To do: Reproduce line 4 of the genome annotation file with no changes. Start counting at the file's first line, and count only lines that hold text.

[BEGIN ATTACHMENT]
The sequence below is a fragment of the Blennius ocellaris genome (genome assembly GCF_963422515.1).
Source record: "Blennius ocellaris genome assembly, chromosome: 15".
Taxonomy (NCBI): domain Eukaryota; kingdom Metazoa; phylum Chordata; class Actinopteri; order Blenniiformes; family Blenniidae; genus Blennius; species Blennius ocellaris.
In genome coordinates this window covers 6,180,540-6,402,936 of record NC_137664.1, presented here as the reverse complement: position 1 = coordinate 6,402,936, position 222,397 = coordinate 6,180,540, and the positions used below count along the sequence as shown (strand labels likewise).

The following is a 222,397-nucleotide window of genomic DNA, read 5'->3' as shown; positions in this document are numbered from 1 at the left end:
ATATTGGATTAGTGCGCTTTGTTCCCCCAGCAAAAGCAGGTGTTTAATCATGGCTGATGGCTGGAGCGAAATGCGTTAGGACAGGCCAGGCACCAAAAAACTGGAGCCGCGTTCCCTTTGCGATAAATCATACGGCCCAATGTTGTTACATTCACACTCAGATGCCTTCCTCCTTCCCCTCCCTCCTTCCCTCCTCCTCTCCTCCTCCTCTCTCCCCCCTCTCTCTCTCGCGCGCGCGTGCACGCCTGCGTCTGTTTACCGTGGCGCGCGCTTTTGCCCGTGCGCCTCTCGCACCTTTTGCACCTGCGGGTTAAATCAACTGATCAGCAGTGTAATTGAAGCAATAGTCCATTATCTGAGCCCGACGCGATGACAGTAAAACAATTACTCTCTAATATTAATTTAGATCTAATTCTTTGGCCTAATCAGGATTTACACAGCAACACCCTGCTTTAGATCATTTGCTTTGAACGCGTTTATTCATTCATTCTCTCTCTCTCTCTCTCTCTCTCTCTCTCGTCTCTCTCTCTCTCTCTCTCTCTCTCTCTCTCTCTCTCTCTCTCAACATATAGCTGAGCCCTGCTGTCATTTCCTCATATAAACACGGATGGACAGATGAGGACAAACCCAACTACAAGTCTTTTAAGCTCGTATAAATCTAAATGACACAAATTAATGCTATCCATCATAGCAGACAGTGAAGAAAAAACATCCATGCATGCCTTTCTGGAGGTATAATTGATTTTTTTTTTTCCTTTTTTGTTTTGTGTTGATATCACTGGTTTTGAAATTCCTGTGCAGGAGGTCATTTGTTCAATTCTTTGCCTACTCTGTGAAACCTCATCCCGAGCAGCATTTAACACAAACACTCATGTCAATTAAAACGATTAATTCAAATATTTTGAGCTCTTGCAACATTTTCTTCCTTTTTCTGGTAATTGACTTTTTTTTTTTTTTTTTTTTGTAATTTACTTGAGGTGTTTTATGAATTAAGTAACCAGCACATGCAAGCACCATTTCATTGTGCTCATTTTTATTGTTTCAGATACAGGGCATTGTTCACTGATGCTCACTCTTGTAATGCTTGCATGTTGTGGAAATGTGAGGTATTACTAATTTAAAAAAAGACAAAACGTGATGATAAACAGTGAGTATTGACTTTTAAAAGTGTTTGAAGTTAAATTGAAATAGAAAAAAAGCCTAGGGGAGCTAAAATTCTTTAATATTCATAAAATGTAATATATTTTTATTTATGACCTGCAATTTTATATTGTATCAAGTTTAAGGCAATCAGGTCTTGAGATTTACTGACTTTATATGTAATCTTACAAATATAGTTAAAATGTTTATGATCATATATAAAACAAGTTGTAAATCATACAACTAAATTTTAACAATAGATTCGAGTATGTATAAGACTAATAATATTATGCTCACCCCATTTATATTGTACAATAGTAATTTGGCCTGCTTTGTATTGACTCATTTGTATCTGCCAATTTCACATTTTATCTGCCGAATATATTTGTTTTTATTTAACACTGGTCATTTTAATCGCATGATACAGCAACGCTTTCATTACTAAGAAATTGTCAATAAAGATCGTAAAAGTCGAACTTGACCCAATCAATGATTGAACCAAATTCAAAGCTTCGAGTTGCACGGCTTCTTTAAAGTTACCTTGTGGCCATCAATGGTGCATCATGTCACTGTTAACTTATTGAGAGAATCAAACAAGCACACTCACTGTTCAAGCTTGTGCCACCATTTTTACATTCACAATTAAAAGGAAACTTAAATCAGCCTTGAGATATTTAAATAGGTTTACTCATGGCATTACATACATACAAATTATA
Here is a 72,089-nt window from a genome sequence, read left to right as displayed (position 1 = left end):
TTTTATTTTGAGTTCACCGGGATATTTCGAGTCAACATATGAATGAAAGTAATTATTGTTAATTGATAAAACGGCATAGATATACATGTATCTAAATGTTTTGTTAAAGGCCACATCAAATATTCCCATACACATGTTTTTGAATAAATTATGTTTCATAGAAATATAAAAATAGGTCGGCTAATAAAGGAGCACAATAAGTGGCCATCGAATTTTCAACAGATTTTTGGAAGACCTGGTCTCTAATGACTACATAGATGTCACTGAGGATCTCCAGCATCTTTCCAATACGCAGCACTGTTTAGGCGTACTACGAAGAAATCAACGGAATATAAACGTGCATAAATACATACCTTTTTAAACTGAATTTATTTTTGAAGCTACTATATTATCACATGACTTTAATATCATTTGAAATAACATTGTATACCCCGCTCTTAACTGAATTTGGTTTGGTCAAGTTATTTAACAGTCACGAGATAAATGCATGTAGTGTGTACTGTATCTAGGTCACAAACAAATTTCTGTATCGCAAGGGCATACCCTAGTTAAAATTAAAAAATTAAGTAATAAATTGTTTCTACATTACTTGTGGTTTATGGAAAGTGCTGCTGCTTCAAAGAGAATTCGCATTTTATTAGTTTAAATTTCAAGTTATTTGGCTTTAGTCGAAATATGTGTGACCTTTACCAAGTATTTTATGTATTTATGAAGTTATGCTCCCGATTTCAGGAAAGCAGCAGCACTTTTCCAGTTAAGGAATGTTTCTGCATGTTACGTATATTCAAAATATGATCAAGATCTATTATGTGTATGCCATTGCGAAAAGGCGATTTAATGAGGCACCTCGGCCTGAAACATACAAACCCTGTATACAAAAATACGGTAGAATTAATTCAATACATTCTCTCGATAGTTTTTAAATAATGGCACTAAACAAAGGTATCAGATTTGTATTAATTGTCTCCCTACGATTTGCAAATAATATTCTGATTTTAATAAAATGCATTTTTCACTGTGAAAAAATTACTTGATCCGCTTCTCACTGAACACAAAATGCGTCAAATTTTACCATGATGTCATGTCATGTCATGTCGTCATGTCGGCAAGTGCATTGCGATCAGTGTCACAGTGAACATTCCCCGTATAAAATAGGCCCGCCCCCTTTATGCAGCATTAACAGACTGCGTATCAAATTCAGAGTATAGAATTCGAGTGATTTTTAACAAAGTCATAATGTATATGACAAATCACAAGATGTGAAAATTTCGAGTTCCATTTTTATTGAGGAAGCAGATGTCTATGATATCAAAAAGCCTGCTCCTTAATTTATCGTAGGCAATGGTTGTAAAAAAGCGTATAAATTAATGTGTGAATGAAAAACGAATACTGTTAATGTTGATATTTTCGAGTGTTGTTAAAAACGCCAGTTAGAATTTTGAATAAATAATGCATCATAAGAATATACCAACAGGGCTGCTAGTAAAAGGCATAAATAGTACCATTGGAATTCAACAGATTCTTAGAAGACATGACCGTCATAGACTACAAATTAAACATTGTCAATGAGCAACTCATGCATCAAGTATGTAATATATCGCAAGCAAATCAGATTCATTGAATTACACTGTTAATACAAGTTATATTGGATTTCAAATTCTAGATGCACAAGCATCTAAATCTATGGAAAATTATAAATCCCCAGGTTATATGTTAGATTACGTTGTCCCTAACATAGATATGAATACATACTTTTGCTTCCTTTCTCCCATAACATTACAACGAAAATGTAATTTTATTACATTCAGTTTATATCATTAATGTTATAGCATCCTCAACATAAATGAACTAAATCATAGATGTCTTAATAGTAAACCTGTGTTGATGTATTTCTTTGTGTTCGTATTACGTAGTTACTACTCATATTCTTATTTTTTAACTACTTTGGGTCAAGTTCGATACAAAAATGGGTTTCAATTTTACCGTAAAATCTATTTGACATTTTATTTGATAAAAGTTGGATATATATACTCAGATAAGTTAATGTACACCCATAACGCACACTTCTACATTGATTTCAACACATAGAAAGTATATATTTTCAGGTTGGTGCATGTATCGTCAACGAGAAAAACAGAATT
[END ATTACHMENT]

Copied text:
In genome coordinates this window covers 6,180,540-6,402,936 of record NC_137664.1, presented here as the reverse complement: position 1 = coordinate 6,402,936, position 222,397 = coordinate 6,180,540, and the positions used below count along the sequence as shown (strand labels likewise).